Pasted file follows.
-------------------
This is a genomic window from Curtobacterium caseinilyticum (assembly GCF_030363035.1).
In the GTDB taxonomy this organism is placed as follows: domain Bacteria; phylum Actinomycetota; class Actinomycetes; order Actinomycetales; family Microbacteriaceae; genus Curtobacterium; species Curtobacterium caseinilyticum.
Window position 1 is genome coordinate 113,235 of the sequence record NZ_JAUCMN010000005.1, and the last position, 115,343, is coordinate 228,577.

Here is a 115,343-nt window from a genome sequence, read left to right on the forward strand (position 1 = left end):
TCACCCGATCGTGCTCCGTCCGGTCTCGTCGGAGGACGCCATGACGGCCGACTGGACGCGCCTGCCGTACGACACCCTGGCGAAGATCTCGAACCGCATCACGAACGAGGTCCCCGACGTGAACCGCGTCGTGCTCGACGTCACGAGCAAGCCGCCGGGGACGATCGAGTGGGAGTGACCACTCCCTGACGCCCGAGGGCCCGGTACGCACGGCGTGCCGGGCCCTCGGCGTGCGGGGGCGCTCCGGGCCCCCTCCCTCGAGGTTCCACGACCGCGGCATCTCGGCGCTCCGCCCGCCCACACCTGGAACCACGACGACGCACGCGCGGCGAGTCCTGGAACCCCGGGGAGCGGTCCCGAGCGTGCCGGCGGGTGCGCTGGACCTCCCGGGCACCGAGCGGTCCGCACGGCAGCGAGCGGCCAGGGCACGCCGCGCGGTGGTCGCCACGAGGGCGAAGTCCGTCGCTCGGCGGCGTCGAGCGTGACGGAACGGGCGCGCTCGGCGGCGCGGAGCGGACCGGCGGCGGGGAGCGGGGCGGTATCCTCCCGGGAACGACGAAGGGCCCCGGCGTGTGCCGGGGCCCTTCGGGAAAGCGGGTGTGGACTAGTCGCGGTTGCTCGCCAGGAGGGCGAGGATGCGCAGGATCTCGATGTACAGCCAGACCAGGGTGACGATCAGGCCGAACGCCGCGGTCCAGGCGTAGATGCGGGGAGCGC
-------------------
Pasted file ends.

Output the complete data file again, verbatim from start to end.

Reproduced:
This is a genomic window from Curtobacterium caseinilyticum (assembly GCF_030363035.1).
In the GTDB taxonomy this organism is placed as follows: domain Bacteria; phylum Actinomycetota; class Actinomycetes; order Actinomycetales; family Microbacteriaceae; genus Curtobacterium; species Curtobacterium caseinilyticum.
Window position 1 is genome coordinate 113,235 of the sequence record NZ_JAUCMN010000005.1, and the last position, 115,343, is coordinate 228,577.

Here is a 115,343-nt window from a genome sequence, read left to right on the forward strand (position 1 = left end):
TCACCCGATCGTGCTCCGTCCGGTCTCGTCGGAGGACGCCATGACGGCCGACTGGACGCGCCTGCCGTACGACACCCTGGCGAAGATCTCGAACCGCATCACGAACGAGGTCCCCGACGTGAACCGCGTCGTGCTCGACGTCACGAGCAAGCCGCCGGGGACGATCGAGTGGGAGTGACCACTCCCTGACGCCCGAGGGCCCGGTACGCACGGCGTGCCGGGCCCTCGGCGTGCGGGGGCGCTCCGGGCCCCCTCCCTCGAGGTTCCACGACCGCGGCATCTCGGCGCTCCGCCCGCCCACACCTGGAACCACGACGACGCACGCGCGGCGAGTCCTGGAACCCCGGGGAGCGGTCCCGAGCGTGCCGGCGGGTGCGCTGGACCTCCCGGGCACCGAGCGGTCCGCACGGCAGCGAGCGGCCAGGGCACGCCGCGCGGTGGTCGCCACGAGGGCGAAGTCCGTCGCTCGGCGGCGTCGAGCGTGACGGAACGGGCGCGCTCGGCGGCGCGGAGCGGACCGGCGGCGGGGAGCGGGGCGGTATCCTCCCGGGAACGACGAAGGGCCCCGGCGTGTGCCGGGGCCCTTCGGGAAAGCGGGTGTGGACTAGTCGCGGTTGCTCGCCAGGAGGGCGAGGATGCGCAGGATCTCGATGTACAGCCAGACCAGGGTGACGATCAGGCCGAACGCCGCGGTCCAGGCGTAGATGCGGGGAGCGC